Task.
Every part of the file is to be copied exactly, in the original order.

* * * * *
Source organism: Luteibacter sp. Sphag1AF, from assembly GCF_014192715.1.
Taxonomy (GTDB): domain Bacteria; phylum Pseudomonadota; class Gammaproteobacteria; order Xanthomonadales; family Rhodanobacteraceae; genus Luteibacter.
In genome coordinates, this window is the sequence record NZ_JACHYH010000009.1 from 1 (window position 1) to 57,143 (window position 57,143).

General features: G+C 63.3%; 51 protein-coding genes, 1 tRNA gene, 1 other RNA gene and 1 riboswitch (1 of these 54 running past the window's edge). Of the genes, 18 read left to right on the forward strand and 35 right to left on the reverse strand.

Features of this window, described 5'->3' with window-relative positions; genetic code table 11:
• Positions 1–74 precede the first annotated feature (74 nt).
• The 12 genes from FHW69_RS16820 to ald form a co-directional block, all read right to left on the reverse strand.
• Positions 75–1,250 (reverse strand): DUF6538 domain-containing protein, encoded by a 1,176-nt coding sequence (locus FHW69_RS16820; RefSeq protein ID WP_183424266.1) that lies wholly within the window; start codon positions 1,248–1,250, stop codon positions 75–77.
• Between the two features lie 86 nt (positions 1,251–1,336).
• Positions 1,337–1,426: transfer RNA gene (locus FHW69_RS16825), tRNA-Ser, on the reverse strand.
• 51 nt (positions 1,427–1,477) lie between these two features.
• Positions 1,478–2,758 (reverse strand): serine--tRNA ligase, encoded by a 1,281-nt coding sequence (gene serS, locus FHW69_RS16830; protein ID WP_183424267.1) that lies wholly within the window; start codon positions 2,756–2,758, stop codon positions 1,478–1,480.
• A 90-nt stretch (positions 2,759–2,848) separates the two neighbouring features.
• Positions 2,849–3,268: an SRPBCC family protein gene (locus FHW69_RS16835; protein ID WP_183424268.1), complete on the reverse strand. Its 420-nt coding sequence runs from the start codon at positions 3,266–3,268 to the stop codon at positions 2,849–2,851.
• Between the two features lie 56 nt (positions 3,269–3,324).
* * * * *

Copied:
Source organism: Luteibacter sp. Sphag1AF, from assembly GCF_014192715.1.
Taxonomy (GTDB): domain Bacteria; phylum Pseudomonadota; class Gammaproteobacteria; order Xanthomonadales; family Rhodanobacteraceae; genus Luteibacter.
In genome coordinates, this window is the sequence record NZ_JACHYH010000009.1 from 1 (window position 1) to 57,143 (window position 57,143).

General features: G+C 63.3%; 51 protein-coding genes, 1 tRNA gene, 1 other RNA gene and 1 riboswitch (1 of these 54 running past the window's edge). Of the genes, 18 read left to right on the forward strand and 35 right to left on the reverse strand.

Features of this window, described 5'->3' with window-relative positions; genetic code table 11:
• Positions 1–74 precede the first annotated feature (74 nt).
• The 12 genes from FHW69_RS16820 to ald form a co-directional block, all read right to left on the reverse strand.
• Positions 75–1,250 (reverse strand): DUF6538 domain-containing protein, encoded by a 1,176-nt coding sequence (locus FHW69_RS16820; RefSeq protein ID WP_183424266.1) that lies wholly within the window; start codon positions 1,248–1,250, stop codon positions 75–77.
• Between the two features lie 86 nt (positions 1,251–1,336).
• Positions 1,337–1,426: transfer RNA gene (locus FHW69_RS16825), tRNA-Ser, on the reverse strand.
• 51 nt (positions 1,427–1,477) lie between these two features.
• Positions 1,478–2,758 (reverse strand): serine--tRNA ligase, encoded by a 1,281-nt coding sequence (gene serS, locus FHW69_RS16830; protein ID WP_183424267.1) that lies wholly within the window; start codon positions 2,756–2,758, stop codon positions 1,478–1,480.
• A 90-nt stretch (positions 2,759–2,848) separates the two neighbouring features.
• Positions 2,849–3,268: an SRPBCC family protein gene (locus FHW69_RS16835; protein ID WP_183424268.1), complete on the reverse strand. Its 420-nt coding sequence runs from the start codon at positions 3,266–3,268 to the stop codon at positions 2,849–2,851.
• Between the two features lie 56 nt (positions 3,269–3,324).